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Can Chip Kelly’s Offense Get Any Faster Against Chargers?

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By Kevin McGuire

Americans love fast. We like fast cars, eat too much fast food, send instant thoughts through social media and start our mornings with instant coffee. On Monday night the Philadelphia Eagles officially showed off a new up-tempo offense to the NFL too much praise, but Chip Kelly thinks they can go faster. After slowing down in the second half against Washington, Kelly will hope to see the Eagles build up the endurance to keep the foot on the gas pedal against the San Diego Chargers on Sunday.

LANDOVER, MD - SEPTEMBER 09: Head coach Mike Shanahan (L) of the Washington Redskins and head coach Chip Kelly of the Philadelphia Eagles shake hands after an NFL game at FedExField on September 9, 2013 in Landover, Maryland. The Philadelphia Eagles won, 33-27. (Photo by Patrick Smith/Getty Images)

Mike Shanahan and Chip Kelly (Credit, Patrick Smith/Getty Images)

“I think part of what we do in our successes is we get into a rhythm,” Kelly said Tuesday, according to PhiladelphiaEagles.com. “It’s not as much taking your foot off the gas from the standpoint of the tempo that you play, but it’s just maybe play selection, some of those other things.”

Those other things include the coaches having the team prepared to run the right plays at any given second. Kelly likes things to move quickly because that plays in to the advantage of his system. Kelly was not hired to try to win games the way NFL teams have been doing for years and decades. Kelly was hired to try something new. It is off to a good start, but everything is a learning process for Kelly as a first-time head coach in the NFL and his players, picking up a new offensive philosophy and mindset in a relatively short period of time.

“As I get a better feel for our guys, they get a better feel for us, it’s something that you’re always going to continue to work on,” Kelly said to the media Tuesday. “Four‑minute offense, so to speak, is just as important as the two‑minute offense.”

As the Eagles prepare to take on the San Diego Chargers in the home opener in Lincoln Financial Field on Sunday, Kelly knows his team must slow things down in practice to be properly prepared for the opposition that does not run a quick offensive style. While building stamina and endurance for defensive players against the Eagles offense in practice is a good thing in the long haul, it is also important for the defense to be adjusted to real game situations with a slower offensive style.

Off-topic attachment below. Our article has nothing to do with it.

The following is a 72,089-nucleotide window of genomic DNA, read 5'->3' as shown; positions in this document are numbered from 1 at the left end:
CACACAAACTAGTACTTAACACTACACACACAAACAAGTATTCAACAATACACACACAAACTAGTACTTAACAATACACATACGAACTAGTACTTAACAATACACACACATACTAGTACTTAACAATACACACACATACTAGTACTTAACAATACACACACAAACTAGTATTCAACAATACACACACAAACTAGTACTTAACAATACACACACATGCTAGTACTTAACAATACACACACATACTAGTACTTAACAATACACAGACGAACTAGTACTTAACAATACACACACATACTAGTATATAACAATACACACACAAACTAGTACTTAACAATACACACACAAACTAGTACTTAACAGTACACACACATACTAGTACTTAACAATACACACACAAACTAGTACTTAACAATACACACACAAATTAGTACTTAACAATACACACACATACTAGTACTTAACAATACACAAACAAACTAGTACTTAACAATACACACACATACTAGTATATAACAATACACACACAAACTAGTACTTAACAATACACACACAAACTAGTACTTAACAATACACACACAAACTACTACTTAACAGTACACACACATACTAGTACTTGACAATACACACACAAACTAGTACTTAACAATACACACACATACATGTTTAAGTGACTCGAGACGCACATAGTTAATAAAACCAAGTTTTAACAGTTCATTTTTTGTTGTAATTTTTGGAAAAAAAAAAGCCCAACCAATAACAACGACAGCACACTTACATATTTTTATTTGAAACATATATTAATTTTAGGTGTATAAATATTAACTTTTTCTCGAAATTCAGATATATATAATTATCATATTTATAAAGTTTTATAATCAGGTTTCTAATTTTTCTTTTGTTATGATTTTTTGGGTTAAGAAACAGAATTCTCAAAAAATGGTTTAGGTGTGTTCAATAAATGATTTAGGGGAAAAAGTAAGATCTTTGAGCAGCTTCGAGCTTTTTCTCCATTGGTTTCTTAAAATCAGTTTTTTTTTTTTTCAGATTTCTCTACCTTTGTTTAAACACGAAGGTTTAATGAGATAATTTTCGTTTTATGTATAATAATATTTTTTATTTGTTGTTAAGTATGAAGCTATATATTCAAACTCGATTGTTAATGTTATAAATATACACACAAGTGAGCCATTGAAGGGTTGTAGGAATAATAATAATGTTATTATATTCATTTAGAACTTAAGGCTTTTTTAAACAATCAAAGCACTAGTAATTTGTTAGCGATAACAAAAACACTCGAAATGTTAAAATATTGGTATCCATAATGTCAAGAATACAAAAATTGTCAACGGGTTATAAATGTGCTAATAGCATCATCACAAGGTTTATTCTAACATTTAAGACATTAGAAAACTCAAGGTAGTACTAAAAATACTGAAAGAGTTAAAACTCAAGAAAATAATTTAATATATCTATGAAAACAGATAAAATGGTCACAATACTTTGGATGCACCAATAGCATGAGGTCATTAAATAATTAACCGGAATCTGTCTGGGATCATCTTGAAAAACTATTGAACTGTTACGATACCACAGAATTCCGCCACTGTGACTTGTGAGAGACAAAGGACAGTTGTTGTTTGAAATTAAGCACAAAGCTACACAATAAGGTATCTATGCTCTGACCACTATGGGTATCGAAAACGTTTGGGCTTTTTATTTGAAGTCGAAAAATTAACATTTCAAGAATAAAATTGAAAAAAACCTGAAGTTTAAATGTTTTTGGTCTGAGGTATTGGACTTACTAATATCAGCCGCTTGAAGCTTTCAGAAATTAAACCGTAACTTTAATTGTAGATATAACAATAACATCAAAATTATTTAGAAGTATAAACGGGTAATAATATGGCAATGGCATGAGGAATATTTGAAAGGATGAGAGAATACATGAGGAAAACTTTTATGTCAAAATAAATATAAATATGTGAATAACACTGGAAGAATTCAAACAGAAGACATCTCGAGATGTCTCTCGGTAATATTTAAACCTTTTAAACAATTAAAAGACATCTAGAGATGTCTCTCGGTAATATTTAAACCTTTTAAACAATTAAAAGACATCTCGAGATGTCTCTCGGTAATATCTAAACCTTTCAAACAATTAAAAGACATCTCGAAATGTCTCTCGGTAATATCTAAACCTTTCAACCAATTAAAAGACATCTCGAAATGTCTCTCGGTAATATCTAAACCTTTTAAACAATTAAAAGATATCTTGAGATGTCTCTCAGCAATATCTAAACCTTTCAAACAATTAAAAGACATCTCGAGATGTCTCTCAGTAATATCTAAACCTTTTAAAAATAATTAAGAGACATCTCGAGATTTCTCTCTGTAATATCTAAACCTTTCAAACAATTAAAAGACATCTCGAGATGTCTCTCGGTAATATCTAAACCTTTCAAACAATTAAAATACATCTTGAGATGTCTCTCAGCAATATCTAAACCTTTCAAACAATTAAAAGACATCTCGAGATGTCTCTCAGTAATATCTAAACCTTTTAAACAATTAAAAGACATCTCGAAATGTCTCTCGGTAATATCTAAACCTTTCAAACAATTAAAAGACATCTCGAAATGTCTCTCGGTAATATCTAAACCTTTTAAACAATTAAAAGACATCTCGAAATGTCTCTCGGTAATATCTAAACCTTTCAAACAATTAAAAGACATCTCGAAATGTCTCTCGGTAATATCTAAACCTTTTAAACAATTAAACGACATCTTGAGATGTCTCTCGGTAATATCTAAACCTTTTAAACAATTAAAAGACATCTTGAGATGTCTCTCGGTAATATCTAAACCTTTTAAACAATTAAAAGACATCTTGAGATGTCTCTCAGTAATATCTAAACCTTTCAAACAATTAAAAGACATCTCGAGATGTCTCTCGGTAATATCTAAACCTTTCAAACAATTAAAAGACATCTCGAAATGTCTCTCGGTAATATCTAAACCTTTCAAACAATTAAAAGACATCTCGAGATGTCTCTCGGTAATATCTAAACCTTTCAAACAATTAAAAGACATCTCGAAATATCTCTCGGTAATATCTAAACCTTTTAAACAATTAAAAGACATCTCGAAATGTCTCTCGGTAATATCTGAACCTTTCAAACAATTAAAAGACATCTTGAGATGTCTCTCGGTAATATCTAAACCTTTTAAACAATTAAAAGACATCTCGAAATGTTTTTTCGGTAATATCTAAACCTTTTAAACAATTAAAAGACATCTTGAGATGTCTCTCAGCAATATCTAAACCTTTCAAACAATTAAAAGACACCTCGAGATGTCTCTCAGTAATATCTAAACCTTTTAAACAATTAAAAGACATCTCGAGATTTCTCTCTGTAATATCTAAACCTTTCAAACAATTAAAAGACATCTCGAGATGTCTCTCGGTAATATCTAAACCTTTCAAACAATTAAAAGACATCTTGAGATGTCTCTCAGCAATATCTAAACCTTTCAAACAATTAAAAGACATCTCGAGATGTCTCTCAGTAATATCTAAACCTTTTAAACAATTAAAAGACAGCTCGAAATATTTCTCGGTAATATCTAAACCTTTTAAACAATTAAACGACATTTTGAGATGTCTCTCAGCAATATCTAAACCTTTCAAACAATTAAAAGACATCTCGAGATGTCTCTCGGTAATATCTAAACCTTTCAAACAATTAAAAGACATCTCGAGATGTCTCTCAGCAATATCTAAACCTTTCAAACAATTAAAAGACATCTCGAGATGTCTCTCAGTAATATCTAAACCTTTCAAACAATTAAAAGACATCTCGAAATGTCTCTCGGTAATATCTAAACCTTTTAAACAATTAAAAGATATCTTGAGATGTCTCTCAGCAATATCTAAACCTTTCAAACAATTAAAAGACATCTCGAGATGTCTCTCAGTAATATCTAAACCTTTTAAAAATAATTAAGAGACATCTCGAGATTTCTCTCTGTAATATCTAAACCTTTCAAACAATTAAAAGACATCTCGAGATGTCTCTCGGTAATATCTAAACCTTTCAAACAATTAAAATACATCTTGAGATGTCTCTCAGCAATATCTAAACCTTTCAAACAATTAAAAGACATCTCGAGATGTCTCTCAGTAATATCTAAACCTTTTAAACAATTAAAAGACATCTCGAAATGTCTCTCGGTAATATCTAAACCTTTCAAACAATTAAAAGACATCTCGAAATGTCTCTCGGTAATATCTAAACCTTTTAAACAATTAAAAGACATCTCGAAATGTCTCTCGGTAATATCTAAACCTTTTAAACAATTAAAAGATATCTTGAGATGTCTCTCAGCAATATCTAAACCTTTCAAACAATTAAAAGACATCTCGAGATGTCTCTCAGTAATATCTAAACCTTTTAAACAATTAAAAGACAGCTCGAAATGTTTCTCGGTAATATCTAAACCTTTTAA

“We also have to learn how to practice playing it the other way really from a mindset standpoint, where we do everything 90 miles an hour, now you’ve got to go back to driving through the city streets,” Kelly said Tuesday. “You need to kind of settle down and make sure you can still negotiate the turns.”

The Eagles defense was on the field much longer in the second half than they were in the first half against Washington. The Redskins managed to slow down the Eagles offense a bit after halftime but the Eagles managed to hang on for the win. Against the Chargers Kelly seems focused on continuing to push on offense and give his defense a little more of an advantage after halftime.

Kelly also suggested that teams preparing to play the Eagles will be at a disadvantage if they attempt to add a few speed drills to their practice routine in the week or two leading up to a game. The Eagles have been conditioning for this style since Kelly opened mini camps. In the first game of the season though even some of the Eagles offensive players needed a breather at times. How will this play out over 16 games? Opponents only have to deal with this offense once or twice a year, but the Eagles could eventually tire themselves out down the stretch if they are not careful.

But Kelly is a smart coach who takes sports science seriously. He probably already has a plan. Like plays in his playbook, he just has not shown it yet.

For more Eagles news and updates, visit Eagles Central.

Kevin McGuire is a Philadelphia area sports writer covering the Philadelphia Eagles and college football. McGuire is a member of the FWAA and National Football Foundation. Follow McGuire on Twitter @KevinOnCFB. His work can be found on Examiner.com.

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